The First Steps When Water Meets Rock
When water encounters certain magnesium- and iron-rich mantle minerals, exciting things can happen. This process, called serpentinization, creates hydrogen and, at the seafloor, can lead to the formation of hydrocarbons and small organic compounds. The products of serpentinization support hydrothermal vent ecosystems and may have created conditions permissive for the origin of life. Naturally, scientists are interested in learning the finer details of how this process occurs to get closer to defining when and how life began. DCO members Tingting Liu, Siddharth Gautam, David Cole (all at Ohio State University, USA), and Eugene Mamantov (Oak Ridge National Laboratory, USA) performed computer simulations and spectroscopic analyses of fine-scale interactions between water and a type of olivine, a major rock-forming mineral in the upper mantle. In a new paper in Physical Chemistry Chemical Physics, they report that water forms three distinct layers when it comes in contact with the olivine. The simulations and measurements complement each other, improving our understanding of the structure and dynamics of water-olivine interactions, and lay a foundation for future research on serpentinization. Read more...
Deccan Traps Microbes Get By with a Little Help from Their Friends
In 1964, the Indian government completed a dam on the Koyna River to create a reservoir for a hydroelectric power plant in Maharashtra in western India. This dam lies within the Deccan Traps, an area covered with layers and layers of lava from massive volcanic eruptions nearly 65 million years ago, which now consists of an area of around 500,000 square kilometers. Three years after completion of the dam, a magnitude 6.3 earthquake rocked the area, followed by several hundred smaller quakes. To investigate the reservoir-triggered seismicity, the Indian government began a scientific deep drilling project at the site. DCO Deep Life Community members Avishek Dutta, Pinaki Sar (both at Indian Institute of Technology Kharagpur, India), and colleagues were on hand during the exploratory drilling to collect fresh cores samples from down to 1500 meters. Now, for the first time, they have sequenced the DNA of microbes living in the basalt layers of the Deccan Traps and the underlying 2.5-billion-year-old Archean basement rock. The researchers discovered that the microbes form interconnected networks to survive in this extreme and nutrient-limited environment, creating communities that are specifically adapted to the geochemistry of the host rock. The researchers report their findings in a new paper in Scientific Reports. Read more...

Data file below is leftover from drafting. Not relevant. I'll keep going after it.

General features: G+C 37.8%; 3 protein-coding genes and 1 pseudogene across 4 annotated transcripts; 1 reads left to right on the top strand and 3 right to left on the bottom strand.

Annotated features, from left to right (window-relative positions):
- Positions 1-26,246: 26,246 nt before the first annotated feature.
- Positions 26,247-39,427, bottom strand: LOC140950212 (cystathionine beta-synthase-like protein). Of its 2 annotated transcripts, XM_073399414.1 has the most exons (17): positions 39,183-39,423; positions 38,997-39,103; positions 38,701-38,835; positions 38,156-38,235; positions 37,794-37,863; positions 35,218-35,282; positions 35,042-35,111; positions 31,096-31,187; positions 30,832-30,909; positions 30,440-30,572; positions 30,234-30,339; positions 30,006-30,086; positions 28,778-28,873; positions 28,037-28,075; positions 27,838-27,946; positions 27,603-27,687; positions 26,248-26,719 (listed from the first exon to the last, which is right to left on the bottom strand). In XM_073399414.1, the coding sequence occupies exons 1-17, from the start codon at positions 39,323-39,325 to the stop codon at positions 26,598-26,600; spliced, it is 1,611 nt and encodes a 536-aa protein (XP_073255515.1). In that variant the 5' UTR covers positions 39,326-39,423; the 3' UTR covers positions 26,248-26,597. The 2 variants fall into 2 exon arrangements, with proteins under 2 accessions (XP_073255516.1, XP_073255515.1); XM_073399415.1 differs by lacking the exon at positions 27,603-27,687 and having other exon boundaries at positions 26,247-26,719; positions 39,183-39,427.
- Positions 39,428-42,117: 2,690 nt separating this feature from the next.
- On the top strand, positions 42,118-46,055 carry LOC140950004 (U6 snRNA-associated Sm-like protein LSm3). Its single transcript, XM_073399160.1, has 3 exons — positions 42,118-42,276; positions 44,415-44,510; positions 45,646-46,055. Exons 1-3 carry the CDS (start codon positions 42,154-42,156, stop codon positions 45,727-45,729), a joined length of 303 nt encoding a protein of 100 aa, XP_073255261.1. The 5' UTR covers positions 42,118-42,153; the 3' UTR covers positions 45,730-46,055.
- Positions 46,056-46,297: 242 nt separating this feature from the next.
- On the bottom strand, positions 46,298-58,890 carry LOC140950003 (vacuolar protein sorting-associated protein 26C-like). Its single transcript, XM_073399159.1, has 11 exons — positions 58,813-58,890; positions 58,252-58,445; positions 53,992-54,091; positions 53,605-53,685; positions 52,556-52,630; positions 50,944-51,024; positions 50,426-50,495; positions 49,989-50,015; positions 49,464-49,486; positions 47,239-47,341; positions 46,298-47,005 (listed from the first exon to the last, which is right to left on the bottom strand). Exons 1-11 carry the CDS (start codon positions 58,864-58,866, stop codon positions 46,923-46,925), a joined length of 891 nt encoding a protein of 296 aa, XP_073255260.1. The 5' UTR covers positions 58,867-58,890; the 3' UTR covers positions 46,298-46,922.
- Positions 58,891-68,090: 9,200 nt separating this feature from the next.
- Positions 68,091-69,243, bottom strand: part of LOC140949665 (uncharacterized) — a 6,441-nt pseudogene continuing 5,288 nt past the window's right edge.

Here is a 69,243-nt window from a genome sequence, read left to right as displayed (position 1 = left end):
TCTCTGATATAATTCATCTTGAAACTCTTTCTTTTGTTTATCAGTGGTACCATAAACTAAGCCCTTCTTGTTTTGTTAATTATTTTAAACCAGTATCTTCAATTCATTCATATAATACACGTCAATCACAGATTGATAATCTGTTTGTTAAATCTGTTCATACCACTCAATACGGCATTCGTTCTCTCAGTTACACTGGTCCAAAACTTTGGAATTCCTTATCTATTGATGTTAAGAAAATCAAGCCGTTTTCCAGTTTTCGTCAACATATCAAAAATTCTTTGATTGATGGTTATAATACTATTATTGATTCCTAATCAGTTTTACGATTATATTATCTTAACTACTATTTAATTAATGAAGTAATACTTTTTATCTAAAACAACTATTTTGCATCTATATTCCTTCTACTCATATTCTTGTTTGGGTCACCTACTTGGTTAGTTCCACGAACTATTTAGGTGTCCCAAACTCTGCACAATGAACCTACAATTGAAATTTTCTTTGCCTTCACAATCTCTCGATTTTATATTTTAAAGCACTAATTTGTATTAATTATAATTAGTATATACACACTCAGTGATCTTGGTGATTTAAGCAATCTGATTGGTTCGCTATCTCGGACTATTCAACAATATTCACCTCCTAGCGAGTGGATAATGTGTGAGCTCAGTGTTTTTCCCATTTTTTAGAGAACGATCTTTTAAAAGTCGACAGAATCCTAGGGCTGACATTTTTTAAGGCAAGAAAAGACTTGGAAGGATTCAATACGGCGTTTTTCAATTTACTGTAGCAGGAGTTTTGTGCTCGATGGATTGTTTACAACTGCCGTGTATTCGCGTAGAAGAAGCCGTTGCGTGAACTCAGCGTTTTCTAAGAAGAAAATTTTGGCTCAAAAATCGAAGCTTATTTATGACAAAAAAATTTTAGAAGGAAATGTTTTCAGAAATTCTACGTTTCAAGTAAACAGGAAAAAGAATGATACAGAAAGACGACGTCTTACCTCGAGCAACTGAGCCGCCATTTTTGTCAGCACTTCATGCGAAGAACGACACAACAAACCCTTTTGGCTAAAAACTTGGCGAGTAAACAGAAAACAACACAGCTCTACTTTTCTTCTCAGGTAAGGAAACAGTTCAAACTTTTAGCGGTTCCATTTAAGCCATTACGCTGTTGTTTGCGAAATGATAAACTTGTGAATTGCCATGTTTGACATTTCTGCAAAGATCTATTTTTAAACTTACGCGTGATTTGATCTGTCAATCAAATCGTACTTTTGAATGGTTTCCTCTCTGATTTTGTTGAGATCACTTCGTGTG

Deep Baltic Microbes Have a Taste for Alcohol and Cannibalism
In the last 16,000 years, the bottom of the Baltic Sea experienced good times and bad times. Shifting inputs from rivers and seawater, and advancing and receding glaciers, have affected the quantity and quality of organic matter drifting down to the seafloor. All of these changes are recorded in sediments, creating a “natural laboratory” for studying how microbial communities survive in sediments created during both rich and lean times. In a new paper in Applied and Environmental Microbiology, DCO members report that the carbon cycling in Baltic Sea sediments is more complex and cannibalistic than they had imagined. Deep Life Community members Laura Zinke (University of California Davis, USA), Clemens Glombitza (NASA Ames Research Center, USA), Jordan Bird (Indiana University, Bloomington, USA), Bo Barker Jørgensen (Aarhus University, Denmark), Karen Lloyd (University of Tennessee, Knoxville, USA), Jan Amend (University of Southern California, USA), and Brandi Kiel Reese (Texas A&M University, USA) analyzed DNA and geochemical data from Baltic Sea sediments to see how microbial communities varied, depending on whether they had received organic carbon from marine or terrestrial sources. Regardless of the food source, all communities had a complicated carbon cycle, with microbes fermenting organic compounds to make alcohol and degrading proteins from dead microbes. Read more...
Mapping the Growth of Seafloor Carbonates in Deep Time